I would also raise the issue of Joyce's obsession with being cuckolded. He was absolutely destroyed when Vincent Crosgrave claimed to have bedded Nora before he left Dublin with her in October, 1904. But he then wrote the play, Exiles, about a man's obsession with being cuckolded. I would call it a desire and a fear to be cuckolded. I believe Bloom has been given that same obsession by Joyce, his creator.


message 27: by Mark (last edited Apr 27, 2018 12:27PM) (new)

Mark André Hey Ronald!

I think Bloom has chosen this course of action vis a vis not sexing his wife for 11 years as the only 100% foolproof method of birth control. He says, in Lestrygonians, "Could never like it again after Rudy."

Yes. I agree. John and Mary Joyce's first born child died in infancy. Jim was second.

I think, at least from a male point of view, the idea of being cuckolded is socially and psychologically a very complicated and disturbing subject that has been responsible for many outbursts of real or imagined violence. That's why Bloom's pacifism seems so extraordinary. There is also Stephen's speech in the Library where he eludes to Shakespeare as also being a victim of this crime(?). So, maybe, we can speculate as to how much Joyce may have wanted to walk, for artistic reasons(?) in footsteps similar to the bard's.


message 28: by Ronald (new)

Ronald (ronaldp) | 2 comments Yes, I had forgotten about the discussion in the library. Very good, Mark. Here is a passage from Chapter 17, perhaps one way to deal with the pain of betrayal: “To reflect that each one who enters imagines himself to be the first to enter whereas he is always the last term of a preceding series even if the first term of a succeeding one, each imagining himself to be first, last, only and alone whereas he is neither first nor last nor only nor alone in a series originating in and repeated to infinity.” Originating in and repeated to infinity?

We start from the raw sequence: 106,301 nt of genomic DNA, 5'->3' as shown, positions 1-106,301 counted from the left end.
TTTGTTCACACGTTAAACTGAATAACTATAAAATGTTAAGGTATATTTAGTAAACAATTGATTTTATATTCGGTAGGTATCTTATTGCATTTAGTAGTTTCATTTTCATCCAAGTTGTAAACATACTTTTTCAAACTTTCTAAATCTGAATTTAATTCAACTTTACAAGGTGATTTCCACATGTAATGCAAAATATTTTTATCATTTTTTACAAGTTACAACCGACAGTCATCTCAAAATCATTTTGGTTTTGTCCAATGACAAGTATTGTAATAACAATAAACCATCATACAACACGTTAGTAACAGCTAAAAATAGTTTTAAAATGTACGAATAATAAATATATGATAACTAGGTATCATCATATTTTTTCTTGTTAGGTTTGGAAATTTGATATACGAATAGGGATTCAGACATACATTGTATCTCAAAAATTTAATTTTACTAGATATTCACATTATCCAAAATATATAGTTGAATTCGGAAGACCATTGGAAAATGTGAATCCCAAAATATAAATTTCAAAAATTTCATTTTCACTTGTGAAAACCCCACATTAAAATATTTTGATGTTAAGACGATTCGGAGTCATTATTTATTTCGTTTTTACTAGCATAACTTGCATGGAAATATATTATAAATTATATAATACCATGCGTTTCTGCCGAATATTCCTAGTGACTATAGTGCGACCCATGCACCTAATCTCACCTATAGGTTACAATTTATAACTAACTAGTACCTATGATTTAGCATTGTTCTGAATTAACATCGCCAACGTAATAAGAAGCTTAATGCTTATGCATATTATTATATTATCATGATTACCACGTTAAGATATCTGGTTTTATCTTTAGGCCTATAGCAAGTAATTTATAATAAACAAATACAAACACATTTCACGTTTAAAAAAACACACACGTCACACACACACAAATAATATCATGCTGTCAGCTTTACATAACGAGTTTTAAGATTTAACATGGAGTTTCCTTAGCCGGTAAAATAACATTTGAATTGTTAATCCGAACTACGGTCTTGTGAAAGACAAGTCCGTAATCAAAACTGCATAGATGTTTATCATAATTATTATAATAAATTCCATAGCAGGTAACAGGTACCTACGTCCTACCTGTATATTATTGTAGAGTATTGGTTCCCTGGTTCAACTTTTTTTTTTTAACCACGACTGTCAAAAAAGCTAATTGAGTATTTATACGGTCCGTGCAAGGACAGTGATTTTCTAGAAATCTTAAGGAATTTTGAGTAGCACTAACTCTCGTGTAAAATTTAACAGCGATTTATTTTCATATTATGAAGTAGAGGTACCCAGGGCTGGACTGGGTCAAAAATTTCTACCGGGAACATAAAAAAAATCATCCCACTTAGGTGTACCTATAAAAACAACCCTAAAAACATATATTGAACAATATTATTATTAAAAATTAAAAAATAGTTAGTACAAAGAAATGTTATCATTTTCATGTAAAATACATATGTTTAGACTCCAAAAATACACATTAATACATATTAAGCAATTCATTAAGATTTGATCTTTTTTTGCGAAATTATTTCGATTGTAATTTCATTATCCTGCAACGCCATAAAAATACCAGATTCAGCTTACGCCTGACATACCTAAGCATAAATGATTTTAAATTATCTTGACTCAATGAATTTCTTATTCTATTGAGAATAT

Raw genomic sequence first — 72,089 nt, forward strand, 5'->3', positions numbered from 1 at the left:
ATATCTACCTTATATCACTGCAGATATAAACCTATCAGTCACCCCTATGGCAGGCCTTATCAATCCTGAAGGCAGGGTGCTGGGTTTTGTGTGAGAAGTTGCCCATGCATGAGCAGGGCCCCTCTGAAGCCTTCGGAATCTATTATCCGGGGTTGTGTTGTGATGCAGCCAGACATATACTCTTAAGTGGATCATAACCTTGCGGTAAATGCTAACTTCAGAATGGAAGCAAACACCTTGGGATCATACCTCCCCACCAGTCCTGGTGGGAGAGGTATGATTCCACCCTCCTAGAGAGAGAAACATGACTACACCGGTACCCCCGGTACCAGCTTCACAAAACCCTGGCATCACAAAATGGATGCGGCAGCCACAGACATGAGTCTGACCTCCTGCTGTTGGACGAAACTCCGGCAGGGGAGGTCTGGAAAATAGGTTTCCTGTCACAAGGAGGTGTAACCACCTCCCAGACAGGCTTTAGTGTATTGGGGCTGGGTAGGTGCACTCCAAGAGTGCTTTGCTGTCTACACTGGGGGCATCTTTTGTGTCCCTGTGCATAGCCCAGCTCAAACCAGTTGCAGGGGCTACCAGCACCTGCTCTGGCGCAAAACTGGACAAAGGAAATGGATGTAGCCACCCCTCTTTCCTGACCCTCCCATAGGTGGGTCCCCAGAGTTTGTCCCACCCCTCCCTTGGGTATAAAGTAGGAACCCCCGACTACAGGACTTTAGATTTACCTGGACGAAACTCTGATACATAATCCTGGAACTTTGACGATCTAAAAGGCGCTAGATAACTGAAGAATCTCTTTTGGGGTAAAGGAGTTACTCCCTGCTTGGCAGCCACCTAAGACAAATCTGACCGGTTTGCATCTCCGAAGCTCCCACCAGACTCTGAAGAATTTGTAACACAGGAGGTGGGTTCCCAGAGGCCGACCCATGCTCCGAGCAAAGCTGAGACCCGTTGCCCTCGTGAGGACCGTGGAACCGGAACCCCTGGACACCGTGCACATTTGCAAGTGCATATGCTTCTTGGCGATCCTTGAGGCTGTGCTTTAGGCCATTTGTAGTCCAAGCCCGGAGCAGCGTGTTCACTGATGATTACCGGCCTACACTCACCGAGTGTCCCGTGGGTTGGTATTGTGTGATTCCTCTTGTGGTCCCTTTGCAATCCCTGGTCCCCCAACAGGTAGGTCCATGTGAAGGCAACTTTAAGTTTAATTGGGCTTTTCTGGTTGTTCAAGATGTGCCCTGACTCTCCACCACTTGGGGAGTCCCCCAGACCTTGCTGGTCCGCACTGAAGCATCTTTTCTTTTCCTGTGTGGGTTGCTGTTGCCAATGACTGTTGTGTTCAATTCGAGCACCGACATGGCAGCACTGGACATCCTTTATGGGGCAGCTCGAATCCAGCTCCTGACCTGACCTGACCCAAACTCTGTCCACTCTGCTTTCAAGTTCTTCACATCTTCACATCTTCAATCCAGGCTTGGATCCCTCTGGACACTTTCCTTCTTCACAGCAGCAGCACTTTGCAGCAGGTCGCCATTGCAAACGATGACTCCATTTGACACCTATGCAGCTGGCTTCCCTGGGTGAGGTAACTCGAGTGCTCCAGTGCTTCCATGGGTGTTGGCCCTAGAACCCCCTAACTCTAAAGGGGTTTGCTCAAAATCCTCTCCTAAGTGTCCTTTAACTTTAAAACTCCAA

Wow! That's quite a series of lovers! Joyce does seem to enjoy the humor of exagération to the extreme. I love that about Joyce. Finally, Bloom thinks objectively and scientifically regarding Molly and Boylan in order to put the betrayal in perspective. At the end of this thought process and we are informed that he is aroused. So, we have this combination of hurt feelings and desire.